The following is the beginning of a wonderful blog post written by Diana Birchall yesterday:
“Does anyone remember Daddy-Long-Legs, the enchanting 1955 movie in which Fred Astaire is the benevolent, mysterious, rich sponsor who sends the exquisite young French girl Leslie Caron, to college? It was a favorite musical of my childhood, along with a string of other Caron and Audrey Hepburn films. Daddy-Long-Legs actually started life, however, as long ago as 1912, as a bright, effervescent, epistolary novel by Jean Webster. It enjoyed a huge success as a Broadway play and was filmed several times, including a Japanese anime version. Now new author Katherine Reay, instead of penning yet another in a lengthy backlist of Jane Austen updates, has cleverly chosen to write a modern retelling of Daddy-Long-Legs. Her Dear Mr. Knightley has a thoughtful literary setting, with enough Austen and Bronte references to provide intellectual mind candy for the reading woman. She also bestows an unusually satisfying romance upon her heroine, and succeeds in creating a portrait of a young writer that is so poignantly fresh and full of growing pains and uncertainties, that you question why she ever needed to lean on somebody else’s old classic at all. In Jean Webster’s original version, the heroine, Jerusha Abbot, was fifteen and still working in the orphan asylum where she was raised, when her rich benefactor sends her to a posh college. In her version, Katherine Reay advances her orphan’s age to twenty-three, and this constitutes my main problem with the novel, and the reason I wish she’d left the Daddy-Long-Legs template behind her. Samantha Moore has already graduated from college and failed in her first job, when she is offered a full tuition grant to the master’s program of Northwestern University’s Medill School of Journalism, by a wealthy philanthropist. The only stipulation is that she write him personal progress letters, which he will not answer. His assistant suggests she address him as “Mr. George Knightley,” in tribute to Samantha’s own love for Jane Austen and Emma….” END QUOTE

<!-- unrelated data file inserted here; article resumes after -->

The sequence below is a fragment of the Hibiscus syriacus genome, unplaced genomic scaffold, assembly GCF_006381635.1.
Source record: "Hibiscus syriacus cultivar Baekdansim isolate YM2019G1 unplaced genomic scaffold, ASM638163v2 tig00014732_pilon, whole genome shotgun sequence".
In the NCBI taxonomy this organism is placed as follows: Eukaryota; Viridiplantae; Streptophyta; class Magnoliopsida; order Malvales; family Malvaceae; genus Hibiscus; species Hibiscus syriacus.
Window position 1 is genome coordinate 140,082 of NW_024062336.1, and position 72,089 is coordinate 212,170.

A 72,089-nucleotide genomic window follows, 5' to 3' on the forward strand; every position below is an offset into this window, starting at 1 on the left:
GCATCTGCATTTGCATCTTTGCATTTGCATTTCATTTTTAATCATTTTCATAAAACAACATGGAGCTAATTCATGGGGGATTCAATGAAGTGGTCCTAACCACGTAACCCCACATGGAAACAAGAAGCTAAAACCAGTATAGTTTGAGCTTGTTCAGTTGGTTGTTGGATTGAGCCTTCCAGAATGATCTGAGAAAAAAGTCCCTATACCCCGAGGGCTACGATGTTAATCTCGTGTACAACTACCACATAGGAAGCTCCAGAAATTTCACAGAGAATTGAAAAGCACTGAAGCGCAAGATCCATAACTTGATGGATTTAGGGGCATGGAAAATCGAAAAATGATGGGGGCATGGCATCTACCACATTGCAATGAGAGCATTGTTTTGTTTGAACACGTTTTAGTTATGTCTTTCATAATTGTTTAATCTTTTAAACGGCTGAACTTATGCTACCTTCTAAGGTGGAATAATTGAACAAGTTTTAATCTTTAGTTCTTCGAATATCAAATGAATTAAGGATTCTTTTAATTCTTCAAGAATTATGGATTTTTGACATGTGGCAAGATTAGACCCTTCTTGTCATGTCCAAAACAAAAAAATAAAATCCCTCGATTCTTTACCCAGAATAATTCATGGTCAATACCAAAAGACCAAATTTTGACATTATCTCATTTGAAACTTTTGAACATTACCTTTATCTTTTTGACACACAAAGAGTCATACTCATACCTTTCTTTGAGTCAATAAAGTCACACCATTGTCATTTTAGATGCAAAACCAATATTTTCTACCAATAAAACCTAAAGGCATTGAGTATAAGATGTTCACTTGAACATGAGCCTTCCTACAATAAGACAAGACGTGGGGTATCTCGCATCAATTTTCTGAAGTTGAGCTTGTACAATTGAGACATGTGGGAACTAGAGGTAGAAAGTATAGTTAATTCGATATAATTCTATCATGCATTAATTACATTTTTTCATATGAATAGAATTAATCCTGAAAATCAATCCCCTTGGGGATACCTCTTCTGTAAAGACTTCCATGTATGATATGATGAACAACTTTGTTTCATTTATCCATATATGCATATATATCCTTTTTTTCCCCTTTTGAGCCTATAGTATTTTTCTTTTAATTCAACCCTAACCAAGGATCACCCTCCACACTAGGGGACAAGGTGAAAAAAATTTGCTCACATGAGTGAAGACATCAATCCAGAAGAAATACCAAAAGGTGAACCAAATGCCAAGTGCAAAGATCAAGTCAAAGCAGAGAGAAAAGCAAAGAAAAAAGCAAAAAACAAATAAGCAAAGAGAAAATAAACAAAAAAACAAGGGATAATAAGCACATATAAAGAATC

Diana, thanks for alerting me to the above literary/film history, of which I had been entirely unaware till this morning. As soon as I read your post, I smelled a web of veiled allusion, but even I could not have anticipated how rich a web it is! So, as you’ll see by the end of this post, you’ve done it again!
I would like to suggest to you that Katherine Reay had a very very good reason for her modern retelling of Webster’s classic from a century ago, and for her connecting Webster’s epistolary novel to Jane Austen’s Emma. I.e., from a very pleasant several hours I have just spent pretty much reading most of Webster’s novel (it is a super-fast read), and then reading up on Jean Webster’s career, I have arrived at the following inferences which I consider noteworthy: